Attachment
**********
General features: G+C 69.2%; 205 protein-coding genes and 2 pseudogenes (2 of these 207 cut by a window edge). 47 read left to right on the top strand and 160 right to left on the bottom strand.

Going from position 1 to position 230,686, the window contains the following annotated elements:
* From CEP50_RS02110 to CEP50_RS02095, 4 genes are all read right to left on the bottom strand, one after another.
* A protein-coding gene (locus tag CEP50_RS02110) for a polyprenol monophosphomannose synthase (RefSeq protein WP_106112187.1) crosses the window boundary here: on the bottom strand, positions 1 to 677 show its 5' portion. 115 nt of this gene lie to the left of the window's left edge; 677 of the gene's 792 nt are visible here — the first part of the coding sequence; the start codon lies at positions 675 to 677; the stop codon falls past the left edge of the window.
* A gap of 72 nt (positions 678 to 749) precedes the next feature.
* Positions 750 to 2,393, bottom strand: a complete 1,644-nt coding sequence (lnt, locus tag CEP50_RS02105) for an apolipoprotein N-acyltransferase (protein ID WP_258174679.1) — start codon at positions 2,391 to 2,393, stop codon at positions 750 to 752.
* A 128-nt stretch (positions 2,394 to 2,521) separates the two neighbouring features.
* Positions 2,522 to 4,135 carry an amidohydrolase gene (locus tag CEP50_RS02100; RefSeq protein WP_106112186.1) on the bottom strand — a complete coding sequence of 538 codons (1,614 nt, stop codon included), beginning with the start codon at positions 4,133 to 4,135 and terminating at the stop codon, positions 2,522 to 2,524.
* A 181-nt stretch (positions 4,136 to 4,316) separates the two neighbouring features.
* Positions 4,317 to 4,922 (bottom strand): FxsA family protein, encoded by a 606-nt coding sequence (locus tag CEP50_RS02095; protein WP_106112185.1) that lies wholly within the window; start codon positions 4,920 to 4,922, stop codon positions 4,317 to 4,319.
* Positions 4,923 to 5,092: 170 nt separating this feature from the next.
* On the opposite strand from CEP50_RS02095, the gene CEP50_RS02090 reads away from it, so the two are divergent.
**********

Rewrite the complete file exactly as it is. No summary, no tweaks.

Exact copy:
General features: G+C 69.2%; 205 protein-coding genes and 2 pseudogenes (2 of these 207 cut by a window edge). 47 read left to right on the top strand and 160 right to left on the bottom strand.

Going from position 1 to position 230,686, the window contains the following annotated elements:
* From CEP50_RS02110 to CEP50_RS02095, 4 genes are all read right to left on the bottom strand, one after another.
* A protein-coding gene (locus tag CEP50_RS02110) for a polyprenol monophosphomannose synthase (RefSeq protein WP_106112187.1) crosses the window boundary here: on the bottom strand, positions 1 to 677 show its 5' portion. 115 nt of this gene lie to the left of the window's left edge; 677 of the gene's 792 nt are visible here — the first part of the coding sequence; the start codon lies at positions 675 to 677; the stop codon falls past the left edge of the window.
* A gap of 72 nt (positions 678 to 749) precedes the next feature.
* Positions 750 to 2,393, bottom strand: a complete 1,644-nt coding sequence (lnt, locus tag CEP50_RS02105) for an apolipoprotein N-acyltransferase (protein ID WP_258174679.1) — start codon at positions 2,391 to 2,393, stop codon at positions 750 to 752.
* A 128-nt stretch (positions 2,394 to 2,521) separates the two neighbouring features.
* Positions 2,522 to 4,135 carry an amidohydrolase gene (locus tag CEP50_RS02100; RefSeq protein WP_106112186.1) on the bottom strand — a complete coding sequence of 538 codons (1,614 nt, stop codon included), beginning with the start codon at positions 4,133 to 4,135 and terminating at the stop codon, positions 2,522 to 2,524.
* A 181-nt stretch (positions 4,136 to 4,316) separates the two neighbouring features.
* Positions 4,317 to 4,922 (bottom strand): FxsA family protein, encoded by a 606-nt coding sequence (locus tag CEP50_RS02095; protein WP_106112185.1) that lies wholly within the window; start codon positions 4,920 to 4,922, stop codon positions 4,317 to 4,319.
* Positions 4,923 to 5,092: 170 nt separating this feature from the next.
* On the opposite strand from CEP50_RS02095, the gene CEP50_RS02090 reads away from it, so the two are divergent.